In the late 1970s I co-authored an article for Psychology Today magazine that was rigorously fact-checked by someone at the publication. Every person I had interviewed was called, the spelling of their names confirmed, and their ages and other identifying information verified. Dates and sequences of events (we were writing about the aftermath of the war in Vietnam) were checked as well.
Print magazines are still known for their rigorous fact-checking, or at least some spot-checking; most require writers to submit contact information on all sources. Webzines, by contrast, follow the newspaper tradition of minimal fact-checking. As this Slate article explains the system, “writers are responsible for the accuracy of their pieces, editors do their best to backstop them, and more often than anybody will admit, copy editors save all of us from embarrassment with their last-second interventions.”
Slate, however, has a self-appointed fact-checker who’s been sending in corrections to the website since 2000. I’m proud to say that the fact-checker, profiled by Slate last week, is my cousin RM “Auros” Harman.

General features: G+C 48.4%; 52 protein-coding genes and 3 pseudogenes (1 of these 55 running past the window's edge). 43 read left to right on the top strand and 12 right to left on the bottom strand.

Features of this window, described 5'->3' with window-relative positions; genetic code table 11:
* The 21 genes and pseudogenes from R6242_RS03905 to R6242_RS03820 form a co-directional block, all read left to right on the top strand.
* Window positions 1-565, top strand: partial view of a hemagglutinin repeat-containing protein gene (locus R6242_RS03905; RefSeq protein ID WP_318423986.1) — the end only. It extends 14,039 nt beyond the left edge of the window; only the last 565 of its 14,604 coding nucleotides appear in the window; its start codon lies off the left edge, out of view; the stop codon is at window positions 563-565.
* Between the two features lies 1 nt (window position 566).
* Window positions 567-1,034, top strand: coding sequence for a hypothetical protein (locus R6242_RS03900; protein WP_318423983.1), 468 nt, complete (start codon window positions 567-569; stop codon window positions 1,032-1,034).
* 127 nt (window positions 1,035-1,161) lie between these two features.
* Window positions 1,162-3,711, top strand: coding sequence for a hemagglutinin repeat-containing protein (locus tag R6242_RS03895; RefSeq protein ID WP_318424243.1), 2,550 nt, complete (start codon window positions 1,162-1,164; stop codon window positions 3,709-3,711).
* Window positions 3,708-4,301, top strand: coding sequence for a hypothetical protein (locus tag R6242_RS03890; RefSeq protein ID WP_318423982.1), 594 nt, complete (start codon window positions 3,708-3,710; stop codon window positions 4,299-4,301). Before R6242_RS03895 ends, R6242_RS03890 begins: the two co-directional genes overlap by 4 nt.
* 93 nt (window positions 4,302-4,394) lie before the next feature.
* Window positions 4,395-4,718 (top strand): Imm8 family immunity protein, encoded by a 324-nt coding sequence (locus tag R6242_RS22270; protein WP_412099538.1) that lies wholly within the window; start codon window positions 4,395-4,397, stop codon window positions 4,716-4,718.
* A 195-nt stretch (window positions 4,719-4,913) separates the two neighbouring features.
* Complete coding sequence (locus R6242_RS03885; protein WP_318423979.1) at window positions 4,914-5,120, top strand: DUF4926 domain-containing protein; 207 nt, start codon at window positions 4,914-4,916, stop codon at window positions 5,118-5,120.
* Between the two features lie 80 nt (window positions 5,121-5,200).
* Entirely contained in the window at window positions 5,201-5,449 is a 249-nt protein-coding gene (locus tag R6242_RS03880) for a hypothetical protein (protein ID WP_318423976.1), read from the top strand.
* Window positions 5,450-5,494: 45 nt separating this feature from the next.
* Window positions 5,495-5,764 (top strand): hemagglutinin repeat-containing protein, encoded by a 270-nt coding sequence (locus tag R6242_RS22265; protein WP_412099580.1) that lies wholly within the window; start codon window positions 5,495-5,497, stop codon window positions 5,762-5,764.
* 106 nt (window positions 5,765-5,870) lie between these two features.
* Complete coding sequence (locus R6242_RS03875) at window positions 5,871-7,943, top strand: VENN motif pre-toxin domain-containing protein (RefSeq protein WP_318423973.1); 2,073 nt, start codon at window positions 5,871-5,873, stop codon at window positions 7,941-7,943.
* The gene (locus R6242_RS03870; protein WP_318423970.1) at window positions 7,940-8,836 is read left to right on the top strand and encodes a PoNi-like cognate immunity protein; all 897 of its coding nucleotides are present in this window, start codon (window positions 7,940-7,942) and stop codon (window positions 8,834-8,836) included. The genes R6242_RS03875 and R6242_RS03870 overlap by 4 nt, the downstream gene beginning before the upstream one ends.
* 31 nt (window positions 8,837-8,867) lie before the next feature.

One thought on “Remember fact-checking?”
And now, I shall fact-check you!
I’m actually not sure exactly when I started writing in with corrections. It seems likely I posted some complaints in The Fray almost as soon as I became a regular reader. And I may’ve emailed authors a few items before the institution of the corrections@slate email address. But it was definitely after they formally started taking corrections that it became a routine reflex.
Also, in terms of fact-checking myself — I was only able to verify 17 corrections for the article. I think the real number is more like 40+; I just didn’t save all the emails. After the article, I started saving everything; just in the last two weeks, I’ve submitted six, three of which scored. Granted, part of that is that I’m being extra-diligent, living up to expectations. But still, I’m sure the 17 figure is low. Ah well.